In middle school I remember reading his autobiography, Journey to Washington, written with Lawrence Elliott, and being hugely impressed.

No one is perfect, but Daniel Inouye served his state and his country for nearly all of his life. He will be greatly missed.

The Star Advertiser has a detailed biography on the senator, not presently paywalled.

Snippet: The Bohr Maker

Sunday, December 16th, 2012

The Bohr Maker is an award-winning novel of nanotechnology, adventure, and high-tech revolution.

* * *

The light of the cab drew nearer. He raised his satchel to gain the driver’s attention. But he jerked his hand back down as a woman screamed in terror from a nearby alley. Immediately, the street village was plunged into silence.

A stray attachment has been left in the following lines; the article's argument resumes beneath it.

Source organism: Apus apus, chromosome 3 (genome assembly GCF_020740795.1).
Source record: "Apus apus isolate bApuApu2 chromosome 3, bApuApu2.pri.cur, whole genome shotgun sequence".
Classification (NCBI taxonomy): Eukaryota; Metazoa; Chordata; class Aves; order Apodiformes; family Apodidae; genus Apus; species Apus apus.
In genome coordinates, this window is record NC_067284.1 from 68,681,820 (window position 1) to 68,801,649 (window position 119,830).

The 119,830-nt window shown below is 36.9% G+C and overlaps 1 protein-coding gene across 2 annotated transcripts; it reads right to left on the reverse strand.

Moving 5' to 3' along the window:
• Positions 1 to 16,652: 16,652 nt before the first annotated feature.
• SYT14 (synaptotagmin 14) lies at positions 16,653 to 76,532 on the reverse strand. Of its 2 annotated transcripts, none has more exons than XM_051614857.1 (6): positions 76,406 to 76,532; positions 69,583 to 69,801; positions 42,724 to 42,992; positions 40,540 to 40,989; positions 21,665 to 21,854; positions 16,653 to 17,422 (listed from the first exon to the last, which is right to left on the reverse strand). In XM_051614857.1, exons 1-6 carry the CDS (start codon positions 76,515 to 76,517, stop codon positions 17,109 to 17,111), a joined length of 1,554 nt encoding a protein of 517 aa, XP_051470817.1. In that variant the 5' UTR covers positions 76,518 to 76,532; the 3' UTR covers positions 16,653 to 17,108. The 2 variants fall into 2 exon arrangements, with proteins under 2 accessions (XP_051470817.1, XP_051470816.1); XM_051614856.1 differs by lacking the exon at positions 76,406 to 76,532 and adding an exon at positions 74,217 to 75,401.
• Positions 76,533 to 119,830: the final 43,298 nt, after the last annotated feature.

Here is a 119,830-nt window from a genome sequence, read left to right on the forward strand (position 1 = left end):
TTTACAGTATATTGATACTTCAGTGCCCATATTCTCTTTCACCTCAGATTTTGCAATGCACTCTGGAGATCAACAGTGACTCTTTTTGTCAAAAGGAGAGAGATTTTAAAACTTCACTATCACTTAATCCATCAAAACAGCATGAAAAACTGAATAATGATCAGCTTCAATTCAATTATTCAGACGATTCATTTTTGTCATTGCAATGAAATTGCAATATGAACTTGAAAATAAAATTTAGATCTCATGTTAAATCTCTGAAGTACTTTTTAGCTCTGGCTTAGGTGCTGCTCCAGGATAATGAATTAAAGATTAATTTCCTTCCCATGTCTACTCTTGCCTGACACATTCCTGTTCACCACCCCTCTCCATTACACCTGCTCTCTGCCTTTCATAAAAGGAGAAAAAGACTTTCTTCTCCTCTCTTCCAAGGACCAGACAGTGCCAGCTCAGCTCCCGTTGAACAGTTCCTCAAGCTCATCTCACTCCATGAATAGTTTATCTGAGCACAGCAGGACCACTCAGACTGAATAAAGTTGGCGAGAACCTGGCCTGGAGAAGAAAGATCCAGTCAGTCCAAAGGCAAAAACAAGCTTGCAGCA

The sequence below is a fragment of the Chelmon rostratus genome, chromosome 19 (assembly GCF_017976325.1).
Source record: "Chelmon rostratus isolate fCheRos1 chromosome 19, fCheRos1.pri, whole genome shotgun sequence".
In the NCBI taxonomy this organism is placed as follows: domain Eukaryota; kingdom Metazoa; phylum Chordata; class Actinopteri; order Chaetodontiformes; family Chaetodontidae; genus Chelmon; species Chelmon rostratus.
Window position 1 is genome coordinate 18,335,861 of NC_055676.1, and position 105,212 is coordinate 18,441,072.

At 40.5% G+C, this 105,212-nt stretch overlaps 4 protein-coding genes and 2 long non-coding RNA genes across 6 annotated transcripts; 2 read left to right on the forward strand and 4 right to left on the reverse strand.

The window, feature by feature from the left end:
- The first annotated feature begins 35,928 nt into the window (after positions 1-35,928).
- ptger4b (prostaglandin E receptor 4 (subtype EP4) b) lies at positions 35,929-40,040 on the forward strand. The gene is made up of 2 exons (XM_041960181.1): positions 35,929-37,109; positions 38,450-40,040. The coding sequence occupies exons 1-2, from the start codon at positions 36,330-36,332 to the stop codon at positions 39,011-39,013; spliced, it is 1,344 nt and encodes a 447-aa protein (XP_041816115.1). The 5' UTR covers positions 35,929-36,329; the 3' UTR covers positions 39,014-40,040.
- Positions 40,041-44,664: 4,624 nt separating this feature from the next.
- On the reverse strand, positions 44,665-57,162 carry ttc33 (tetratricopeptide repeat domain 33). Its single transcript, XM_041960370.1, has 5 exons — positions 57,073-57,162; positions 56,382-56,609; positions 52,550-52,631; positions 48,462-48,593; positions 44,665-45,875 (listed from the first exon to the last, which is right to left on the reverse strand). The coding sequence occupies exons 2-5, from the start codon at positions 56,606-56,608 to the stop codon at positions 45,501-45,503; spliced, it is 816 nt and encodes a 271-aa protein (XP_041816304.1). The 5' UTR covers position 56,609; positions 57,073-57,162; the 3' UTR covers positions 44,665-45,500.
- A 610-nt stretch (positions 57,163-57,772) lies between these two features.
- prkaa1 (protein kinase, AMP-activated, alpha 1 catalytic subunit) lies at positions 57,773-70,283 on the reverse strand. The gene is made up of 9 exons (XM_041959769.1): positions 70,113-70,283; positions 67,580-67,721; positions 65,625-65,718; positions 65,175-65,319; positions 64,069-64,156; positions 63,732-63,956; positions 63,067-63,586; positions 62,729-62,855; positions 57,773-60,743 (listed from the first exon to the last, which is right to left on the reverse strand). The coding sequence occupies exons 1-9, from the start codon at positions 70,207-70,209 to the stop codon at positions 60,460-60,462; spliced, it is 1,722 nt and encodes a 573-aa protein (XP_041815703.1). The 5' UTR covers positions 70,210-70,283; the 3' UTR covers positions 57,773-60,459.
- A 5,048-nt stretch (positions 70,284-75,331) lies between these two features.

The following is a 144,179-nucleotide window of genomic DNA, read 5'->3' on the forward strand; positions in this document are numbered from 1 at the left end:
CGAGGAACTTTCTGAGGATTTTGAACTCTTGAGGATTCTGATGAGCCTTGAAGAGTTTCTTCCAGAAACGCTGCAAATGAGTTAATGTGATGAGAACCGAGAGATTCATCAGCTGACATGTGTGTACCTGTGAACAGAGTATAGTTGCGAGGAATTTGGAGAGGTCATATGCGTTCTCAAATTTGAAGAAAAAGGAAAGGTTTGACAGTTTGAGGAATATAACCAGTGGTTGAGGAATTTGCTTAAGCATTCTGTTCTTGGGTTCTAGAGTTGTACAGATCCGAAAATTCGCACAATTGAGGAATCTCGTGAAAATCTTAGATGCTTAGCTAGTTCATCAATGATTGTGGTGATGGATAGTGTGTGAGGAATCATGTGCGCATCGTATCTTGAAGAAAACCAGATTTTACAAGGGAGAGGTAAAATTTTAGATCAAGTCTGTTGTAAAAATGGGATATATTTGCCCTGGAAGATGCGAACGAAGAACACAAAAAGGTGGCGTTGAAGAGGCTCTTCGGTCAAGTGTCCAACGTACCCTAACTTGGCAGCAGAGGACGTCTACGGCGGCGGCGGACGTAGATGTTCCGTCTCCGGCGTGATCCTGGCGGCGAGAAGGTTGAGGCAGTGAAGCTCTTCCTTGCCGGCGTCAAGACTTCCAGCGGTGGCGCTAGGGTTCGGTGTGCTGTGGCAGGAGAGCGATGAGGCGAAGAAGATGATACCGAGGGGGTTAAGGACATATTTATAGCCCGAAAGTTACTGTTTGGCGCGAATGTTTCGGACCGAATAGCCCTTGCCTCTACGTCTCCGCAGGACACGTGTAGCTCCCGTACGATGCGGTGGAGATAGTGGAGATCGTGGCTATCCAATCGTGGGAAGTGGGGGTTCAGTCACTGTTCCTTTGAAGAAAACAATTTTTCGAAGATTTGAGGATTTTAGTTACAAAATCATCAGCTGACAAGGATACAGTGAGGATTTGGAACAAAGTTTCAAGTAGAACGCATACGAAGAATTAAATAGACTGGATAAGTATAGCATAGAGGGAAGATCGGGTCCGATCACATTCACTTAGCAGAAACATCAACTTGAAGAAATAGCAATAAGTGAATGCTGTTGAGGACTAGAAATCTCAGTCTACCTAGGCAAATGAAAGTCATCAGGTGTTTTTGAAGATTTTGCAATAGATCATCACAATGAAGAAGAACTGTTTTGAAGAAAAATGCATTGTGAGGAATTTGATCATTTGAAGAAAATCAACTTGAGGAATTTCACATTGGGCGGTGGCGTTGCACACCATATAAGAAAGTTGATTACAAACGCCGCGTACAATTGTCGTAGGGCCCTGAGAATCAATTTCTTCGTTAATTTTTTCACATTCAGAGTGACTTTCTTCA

Phousita grabbed the doctor’s elbow and drew him backward until they were pressed against the door of the warehouse. “What is it?” he hissed. She shook her head, uncertain. The street was dark. Gas fires, stars, a few scattered flashlights: in the diffuse light she could make out the thoroughfare and the village that crowded the wayside, but she saw nothing that would—

She caught her breath as two great beasts trotted into view from the alley. They paused for a moment in the center of the thoroughfare, their armored heads swinging slowly back and forth as their nostrils tested the air. She could hear them snuffling. “Police dogs,” Zeke Choy muttered. He said it like a curse.

Phousita stood very still, wondering whom the dogs sought tonight. They were the servants of the Commonwealth Police. Their massive heads reached as high as a man’s shoulder. Phousita had seen one crush a woman’s skull in a single bite.